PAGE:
World Share/Transport Forum II. Changzhi, China

Changzhi, China. 24 October: The Second World Share/Transport Forum opens in Changzhi today, with the mission of looking into the concept of Share/Transport for selective adaptation, application and extension in Chinese cities. The Forum is supported by a collaborative effort led by the China Urban Transport Development Strategy and Partnership Demonstration Project (CUTPP): National Development and Reform Commission, the World Bank and the Global Environment Facility (GEF). It builds on and extends the pioneering work on share/transport initiated by the international team who laid the base for the first World Forum that was convened in Kaohsiung Taiwan in September 2010.

Today’s  announcement will be followed up in these pages in the days ahead by a selection of conference presentations, materials and findings. In the meantime you can find the full Changzhi conference program here. And for comprehensive background on the first forum in Kaohsiung in 2010 click here.

SharE/TransporT: Vision, Challenges, Opportunities

- The following extract is taken from the opening keynote address by Eric Britton, for which the full document and videos are available here. The address was delivered by videoconference, as were the discussions that followed.

Good morning from Paris. What we are seeing here today is not just one more ambitious expert workshop on sustainable transportation. There will be plenty of those this year and the years to come. But today’s meeting is different.  We are gathering here to focus our attention specifically on the largely uncharted concept of sharing in transport, in cities and in our daily lives more generally.

If you are not familiar with the concept this may strike you as vague and probably a bit minor in the larger scheme of things . But let us surprise you on this score: it is far more than a detail, and it is in this context that I am pleased to join you in Changzhi today by a video hook-up, with a single idea in mind. . .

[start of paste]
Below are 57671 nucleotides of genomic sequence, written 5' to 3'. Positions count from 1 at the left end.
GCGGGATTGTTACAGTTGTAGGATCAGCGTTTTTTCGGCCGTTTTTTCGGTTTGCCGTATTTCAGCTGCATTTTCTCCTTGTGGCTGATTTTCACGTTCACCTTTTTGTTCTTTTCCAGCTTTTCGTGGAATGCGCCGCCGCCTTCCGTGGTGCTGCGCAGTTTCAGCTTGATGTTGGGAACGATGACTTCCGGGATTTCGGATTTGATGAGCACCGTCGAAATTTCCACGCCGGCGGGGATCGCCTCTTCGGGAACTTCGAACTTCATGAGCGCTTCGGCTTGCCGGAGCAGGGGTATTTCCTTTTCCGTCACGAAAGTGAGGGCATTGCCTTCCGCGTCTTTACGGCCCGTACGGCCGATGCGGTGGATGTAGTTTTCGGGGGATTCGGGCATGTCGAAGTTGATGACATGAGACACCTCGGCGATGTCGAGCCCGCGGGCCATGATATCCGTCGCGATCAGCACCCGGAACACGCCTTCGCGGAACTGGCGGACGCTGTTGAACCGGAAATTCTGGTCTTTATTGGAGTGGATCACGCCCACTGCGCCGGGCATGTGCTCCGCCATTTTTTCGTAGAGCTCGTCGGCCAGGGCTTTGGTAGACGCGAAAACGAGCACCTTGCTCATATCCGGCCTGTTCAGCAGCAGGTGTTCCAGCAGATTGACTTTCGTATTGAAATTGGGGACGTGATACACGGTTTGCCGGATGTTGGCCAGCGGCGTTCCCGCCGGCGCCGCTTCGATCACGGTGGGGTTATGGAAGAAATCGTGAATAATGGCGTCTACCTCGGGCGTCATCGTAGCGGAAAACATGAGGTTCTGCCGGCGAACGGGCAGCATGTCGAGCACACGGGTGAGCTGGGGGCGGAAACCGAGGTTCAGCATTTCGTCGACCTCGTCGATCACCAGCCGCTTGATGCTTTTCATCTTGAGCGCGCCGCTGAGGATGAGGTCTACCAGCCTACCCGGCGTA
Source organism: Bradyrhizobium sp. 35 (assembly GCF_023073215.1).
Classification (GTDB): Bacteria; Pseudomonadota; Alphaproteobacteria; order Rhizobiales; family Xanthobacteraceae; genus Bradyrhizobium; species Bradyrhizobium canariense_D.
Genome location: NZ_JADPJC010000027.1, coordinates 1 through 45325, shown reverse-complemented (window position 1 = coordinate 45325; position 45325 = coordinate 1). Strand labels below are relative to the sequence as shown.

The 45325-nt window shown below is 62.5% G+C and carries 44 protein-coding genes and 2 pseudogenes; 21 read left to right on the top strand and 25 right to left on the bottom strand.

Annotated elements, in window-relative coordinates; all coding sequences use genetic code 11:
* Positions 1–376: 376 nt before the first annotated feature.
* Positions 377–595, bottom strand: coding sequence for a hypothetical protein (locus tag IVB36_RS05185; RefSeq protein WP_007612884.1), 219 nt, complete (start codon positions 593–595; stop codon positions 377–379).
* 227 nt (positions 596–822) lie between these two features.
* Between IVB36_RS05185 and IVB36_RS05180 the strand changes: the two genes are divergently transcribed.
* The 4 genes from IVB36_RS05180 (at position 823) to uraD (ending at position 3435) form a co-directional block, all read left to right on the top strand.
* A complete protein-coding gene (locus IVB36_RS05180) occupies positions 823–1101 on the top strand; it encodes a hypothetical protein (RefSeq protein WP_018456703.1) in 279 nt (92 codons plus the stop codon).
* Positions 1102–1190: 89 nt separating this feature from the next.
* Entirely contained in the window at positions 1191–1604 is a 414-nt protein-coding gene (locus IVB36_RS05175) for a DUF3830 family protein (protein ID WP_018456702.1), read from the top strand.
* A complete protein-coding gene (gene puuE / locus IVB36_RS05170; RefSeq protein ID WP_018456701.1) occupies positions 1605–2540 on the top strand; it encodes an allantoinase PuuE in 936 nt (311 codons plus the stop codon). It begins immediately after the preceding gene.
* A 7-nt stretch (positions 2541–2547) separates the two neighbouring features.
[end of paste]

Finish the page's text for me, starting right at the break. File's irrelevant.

Specifically to see if, along with my esteemed colleagues who will also be sharing their experience with you, we can convince at least a certain number of you in this room of the importance the relevance and indeed the absolute necessity of introducing the concept of share/transport in the future , not only into your own city and cities across China more generally, but in cities around the world. We are going to be doing a lot more sharing in the future in our sector, and believe me this will by no means involve a step backward. To the contrary! But we will get into that shortly.

I do not need you all to agree with all the ideas that are set out here. Indeed I do not expect you to. It is my experience that when it comes to exploring new approaches that break with past practices, that it is more likely to be the young people and younger minds (not always the same thing) that are more open to new ideas. If that’s you, you are the person whom I now want to address.

When someone talks about sharing in the transport sector in China these days, because of all of the activity and publicity that has gone with that over the last two years or so, the first thing that comes to mind is shared bicycle projects. And then when we think about it a bit more and perhaps we get to projects like BRT’s, this leads us to think about sharing the street with other users, including cyclists, motorcyclists and pedestrians. And of course cars. But there is more to it than that.